Parker, it seems, is trying to convey the strength, bravery, and agency of slaves in the face of unimaginable atrocities. Turner’s motivation—solidified during his travels as a preacher to his fellow slaves—becomes answering a moral call to stand up for his brethren and himself. A reading of Turner’s own words reflects far more religious fanaticism than moral imperative. Much of the heart and feeling infused into The Birth of a Nation are of Parker’s own design. And even in these instances, intended to humanize an enigmatic historical figure, the film offers heavy-handed moments of gravitas that come off as trite rather than moving.
Despite prominent examples of stories about slavery, the subject—along with the broader issue of race—is still dramatically under-explored and underrepresented in Hollywood, leaving plenty of room for more incisive history-based accounts. In this context, it’s little surprise that The Birth of a Nation received the premature praise and attention it did. Many Hollywood studios, critics, and moviegoers looked at the movie and saw a rare and thus seemingly vital project—one driven by the singular, ambitious artistic vision of black American man. It was hard not to respect the apparent passion behind the film, which was made with much of Parker’s own money and with the help of other black actors and writers.
Together, these factors created astronomically high expectations for The Birth of a Nation itself. The promise of a groundbreaking work about slavery and a heroic portrayal of a revolt brought to Hollywood by a rising black filmmaker was enticing. But hopes for the movie and its creator hit a snag as Parker faced scrutiny for his past and criticism for how he handled questions about the rape allegations today. Amid growing disappointment with Parker’s personal life, emphasis on the film’s importance as new addition to the canon of works about black America has only intensified.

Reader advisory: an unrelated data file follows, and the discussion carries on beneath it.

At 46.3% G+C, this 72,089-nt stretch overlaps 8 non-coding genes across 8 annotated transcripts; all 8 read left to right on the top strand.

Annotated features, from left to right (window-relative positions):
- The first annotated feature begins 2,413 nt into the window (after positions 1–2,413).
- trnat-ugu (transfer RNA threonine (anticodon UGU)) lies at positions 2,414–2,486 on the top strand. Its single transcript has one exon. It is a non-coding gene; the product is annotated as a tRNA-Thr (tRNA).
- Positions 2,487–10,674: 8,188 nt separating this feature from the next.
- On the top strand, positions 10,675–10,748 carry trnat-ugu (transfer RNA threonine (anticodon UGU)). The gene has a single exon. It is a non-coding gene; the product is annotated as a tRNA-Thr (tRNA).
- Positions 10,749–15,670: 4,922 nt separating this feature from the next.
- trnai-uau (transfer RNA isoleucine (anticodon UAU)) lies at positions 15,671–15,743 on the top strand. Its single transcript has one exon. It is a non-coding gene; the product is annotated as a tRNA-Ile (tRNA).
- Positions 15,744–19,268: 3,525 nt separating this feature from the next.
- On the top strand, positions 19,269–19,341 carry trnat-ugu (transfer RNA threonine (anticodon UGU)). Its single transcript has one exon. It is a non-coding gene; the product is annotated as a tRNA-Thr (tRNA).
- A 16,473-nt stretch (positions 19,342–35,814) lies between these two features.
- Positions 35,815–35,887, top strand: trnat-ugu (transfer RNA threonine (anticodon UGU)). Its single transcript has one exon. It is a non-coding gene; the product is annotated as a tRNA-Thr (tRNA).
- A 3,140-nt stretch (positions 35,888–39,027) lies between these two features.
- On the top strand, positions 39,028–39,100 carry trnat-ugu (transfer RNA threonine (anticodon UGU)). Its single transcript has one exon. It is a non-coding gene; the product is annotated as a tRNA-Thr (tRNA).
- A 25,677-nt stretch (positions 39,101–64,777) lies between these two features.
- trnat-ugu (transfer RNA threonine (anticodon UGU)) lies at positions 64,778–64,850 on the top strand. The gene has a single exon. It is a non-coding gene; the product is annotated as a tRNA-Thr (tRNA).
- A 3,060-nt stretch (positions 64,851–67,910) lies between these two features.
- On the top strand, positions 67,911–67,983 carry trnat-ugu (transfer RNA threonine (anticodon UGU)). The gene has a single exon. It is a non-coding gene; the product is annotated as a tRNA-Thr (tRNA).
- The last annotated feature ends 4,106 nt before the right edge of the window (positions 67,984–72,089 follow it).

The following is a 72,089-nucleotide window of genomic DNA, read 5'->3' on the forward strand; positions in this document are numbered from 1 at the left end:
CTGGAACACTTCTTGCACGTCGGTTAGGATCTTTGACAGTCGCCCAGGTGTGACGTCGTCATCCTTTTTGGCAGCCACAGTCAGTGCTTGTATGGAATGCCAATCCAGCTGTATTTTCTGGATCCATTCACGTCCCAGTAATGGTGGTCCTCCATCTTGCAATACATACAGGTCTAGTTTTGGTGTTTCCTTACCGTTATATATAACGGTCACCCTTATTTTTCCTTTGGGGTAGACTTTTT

Though The Birth of a Nation does little to artistically differentiate itself from its predecessors, it remains a special case of a black person telling a story about black people and, at least at Sundance, receiving applause for it. The Birth of a Nation finds itself in the middle of a national conversation where many who are frustrated with persistent racism and inequality are willing to embrace a tale about the oppressed rising up against their oppressors at any cost. The movie’s reappropriation of the title of one of the most sweeping works of racist propaganda ever created in order to tell the story of a slave uprising is, perhaps, its most clever victory.
But for those who’ve said they hoped to view and enjoy the the film in spite of mixed feelings about Parker and his past, that may prove difficult. The fact remains, The Birth of a Nation is a movie that is solely about Nat Turner, told from Turner’s largely fictional perspective. It is envisioned, written, editorialized, and performed by Nate Parker. Ultimately, the movie isn’t sublime nor can it transcend the personal flaws of its creator—its own failures as a work of cinematic art simply don’t allow it to. Whatever importance The Birth of a Nation does have lies solely in its status as an uncommon film that forces viewers to confront the horrifying and courageous history of black people in America.